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the medicare drug plan
6 Key Facts

1. Anyone on Medicare can get coverage regardless of income or health.

2. You are not obligated to enroll, but there may be consequences if you don't sign up when you are first eligible to do so.

3. To get Medicare drug coverage, you must select one approved private drug plan among many offering different choices. There is no single government plan.

4. Is your income limited? If you qualify for a part of the program known as "Extra Help." you'll pay very little for your medications.

5. Are your drug costs very high? You'll pay no more than 5 percent of the cost of each prescription after you've spent a certain amount of money out-of-pocket in any one year.

6. Do you have better drug coverage already? You probably won't need Medicare's Part D coverage. But it's wise to check.

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Medicare Prescription Drug Coverage Guide

Medicare Part D Glossary

Defining Part D's words, phrases and jargon

Initial enrollment period: The seven-month time frame you get to enroll in Medicare around the time you turn 65 or, if you’re younger with disabilities, around the time you receive your 25th Social Security disability payment. If you have no other creditable drug coverage, you should also use this period to sign up for a Part D plan.

Late enrollment penalty: The extra amount you pay in premiums if you do not sign up for Medicare drug coverage when you first become eligible, unless you already have creditable coverage from elsewhere.

Mail-order service: An option offered by most Part D plans, allowing you to fill your prescriptions in 90-day supplies through the mail.

Medicaid: The state-federal program that provides low-cost health care for people with limited incomes who qualify. (The program has different names in some states — for example, MediCal in California, MassHealth in Massachusetts, TennCare in Tennessee.) Anyone eligible for Medicare as well as Medicaid receives prescription drugs from a Part D drug plan and automatically qualifies for Extra Help.

Medicare Advantage plans: Private health plans that offer an alternative to traditional Medicare. They can be health maintenance organizations (HMOs), preferred provider organizations (PPOs), private fee-for-service (PFFS) plans, special needs plans (SNPs), or Medicare medical savings accounts (MSAs).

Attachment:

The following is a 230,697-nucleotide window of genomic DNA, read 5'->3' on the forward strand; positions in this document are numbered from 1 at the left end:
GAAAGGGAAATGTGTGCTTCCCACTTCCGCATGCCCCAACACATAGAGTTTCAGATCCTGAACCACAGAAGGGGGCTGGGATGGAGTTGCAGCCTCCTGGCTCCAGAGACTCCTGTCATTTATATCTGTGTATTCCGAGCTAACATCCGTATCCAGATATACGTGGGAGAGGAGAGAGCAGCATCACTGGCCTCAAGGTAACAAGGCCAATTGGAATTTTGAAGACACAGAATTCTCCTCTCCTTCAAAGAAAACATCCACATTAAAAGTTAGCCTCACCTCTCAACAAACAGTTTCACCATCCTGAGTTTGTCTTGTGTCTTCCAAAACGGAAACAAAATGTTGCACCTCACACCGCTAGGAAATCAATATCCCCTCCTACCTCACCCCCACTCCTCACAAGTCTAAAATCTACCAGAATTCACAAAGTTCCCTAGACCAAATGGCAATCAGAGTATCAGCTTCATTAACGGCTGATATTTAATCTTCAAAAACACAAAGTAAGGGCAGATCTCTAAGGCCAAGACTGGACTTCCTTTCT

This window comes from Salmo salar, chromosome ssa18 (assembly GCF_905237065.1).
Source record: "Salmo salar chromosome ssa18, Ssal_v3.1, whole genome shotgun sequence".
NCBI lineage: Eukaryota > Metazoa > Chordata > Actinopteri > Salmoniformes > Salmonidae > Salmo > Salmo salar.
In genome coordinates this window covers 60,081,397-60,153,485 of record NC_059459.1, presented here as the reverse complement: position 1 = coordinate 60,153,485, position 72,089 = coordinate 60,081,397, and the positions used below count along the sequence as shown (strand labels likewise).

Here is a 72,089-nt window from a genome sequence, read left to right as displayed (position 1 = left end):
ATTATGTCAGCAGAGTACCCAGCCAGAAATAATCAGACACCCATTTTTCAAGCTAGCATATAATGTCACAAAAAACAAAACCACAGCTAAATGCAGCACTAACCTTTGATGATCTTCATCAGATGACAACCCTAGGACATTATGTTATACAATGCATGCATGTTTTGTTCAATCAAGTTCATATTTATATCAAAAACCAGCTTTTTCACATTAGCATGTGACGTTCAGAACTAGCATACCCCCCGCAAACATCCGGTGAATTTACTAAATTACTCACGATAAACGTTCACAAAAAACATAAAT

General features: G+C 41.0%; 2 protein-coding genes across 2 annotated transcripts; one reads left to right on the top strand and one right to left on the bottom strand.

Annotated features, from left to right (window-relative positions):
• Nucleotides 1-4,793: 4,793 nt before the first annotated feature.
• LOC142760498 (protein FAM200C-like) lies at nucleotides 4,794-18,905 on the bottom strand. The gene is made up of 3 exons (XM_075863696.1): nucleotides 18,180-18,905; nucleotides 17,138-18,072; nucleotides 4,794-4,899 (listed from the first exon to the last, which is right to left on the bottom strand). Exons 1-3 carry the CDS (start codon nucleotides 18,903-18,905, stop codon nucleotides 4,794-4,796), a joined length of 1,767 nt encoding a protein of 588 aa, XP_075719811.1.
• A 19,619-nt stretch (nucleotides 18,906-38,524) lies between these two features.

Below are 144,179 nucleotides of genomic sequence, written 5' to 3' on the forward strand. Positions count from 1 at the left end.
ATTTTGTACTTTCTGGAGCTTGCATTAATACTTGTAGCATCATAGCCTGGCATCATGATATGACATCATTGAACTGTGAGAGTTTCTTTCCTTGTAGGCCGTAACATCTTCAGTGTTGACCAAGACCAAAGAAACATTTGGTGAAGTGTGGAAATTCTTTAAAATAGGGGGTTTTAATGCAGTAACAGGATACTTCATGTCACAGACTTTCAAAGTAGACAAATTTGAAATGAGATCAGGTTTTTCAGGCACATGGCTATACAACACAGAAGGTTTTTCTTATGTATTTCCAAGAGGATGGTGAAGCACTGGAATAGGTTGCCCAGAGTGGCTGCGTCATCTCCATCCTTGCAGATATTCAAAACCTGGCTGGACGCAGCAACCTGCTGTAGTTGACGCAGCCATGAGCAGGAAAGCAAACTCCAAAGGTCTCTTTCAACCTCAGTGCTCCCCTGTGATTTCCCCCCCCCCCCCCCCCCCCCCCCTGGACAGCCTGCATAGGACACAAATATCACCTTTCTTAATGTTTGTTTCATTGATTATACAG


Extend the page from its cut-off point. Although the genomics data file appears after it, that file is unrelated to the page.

Medicare drug plans: Medicare-approved private insurance plans that offer prescription drug coverage in the Part D program. They can be stand-alone plans that provide only drug coverage or Medicare Advantage plans that provide medical care and drug coverage in a single package.

Medicare Part D: The official name of the drug coverage program.

Medicare Prescription Drug Plan Finder: An online tool provided on Medicare’s website that allows you to enter your Zip Code and details of your drugs in order to compare available Part D drug plans head to head to find your best deal.

Medicare Savings Programs: State programs, cofunded by the federal government, that pay some or all of Medicare’s out-of-pocket costs for people with limited incomes who qualify. If your Medicare Part B premiums are paid for under one of these programs, you qualify automatically for Part D’s Extra Help program.

Medigap: Private supplementary insurance that covers many out-of-pocket costs in Parts A and B of Medicare, but not in Part D.

Out-of-pocket limit: A dollar amount, set each year by law, that releases you from the coverage gap and qualifies you for low-cost catastrophic coverage, if your drug costs reach that level in any one year. Any payments you’ve made for your drugs out of pocket since the beginning of the year count toward the limit, and are known as true out-of-pocket costs.

Out-of-pocket spending: How much you pay for drugs from your own money.

Network pharmacies: Pharmacies where you can use your plan membership card to buy your medications. Some of these are preferred pharmacies where your drugs may cost less. Buying your meds from pharmacies outside your plan’s network costs more, maybe even full price, except in special circumstances.

Preferred drugs: The drugs your plan prefers you to use (among several used to treat the same medical condition) because it has negotiated a good discount from the manufacturers. Preferred drugs usually have lower copays in a plan’s tier of charges than non-preferred drugs.

Preferred pharmacies: The retail pharmacies your plan prefers you to use because it has negotiated certain terms, such as lower dispensing fees, with them. Buying your drugs from the preferred pharmacies in your plan’s network costs you somewhat less than the others.

Premium: The amount you pay to a drug plan each month for coverage. (See also: Higher-income Part D premium.)

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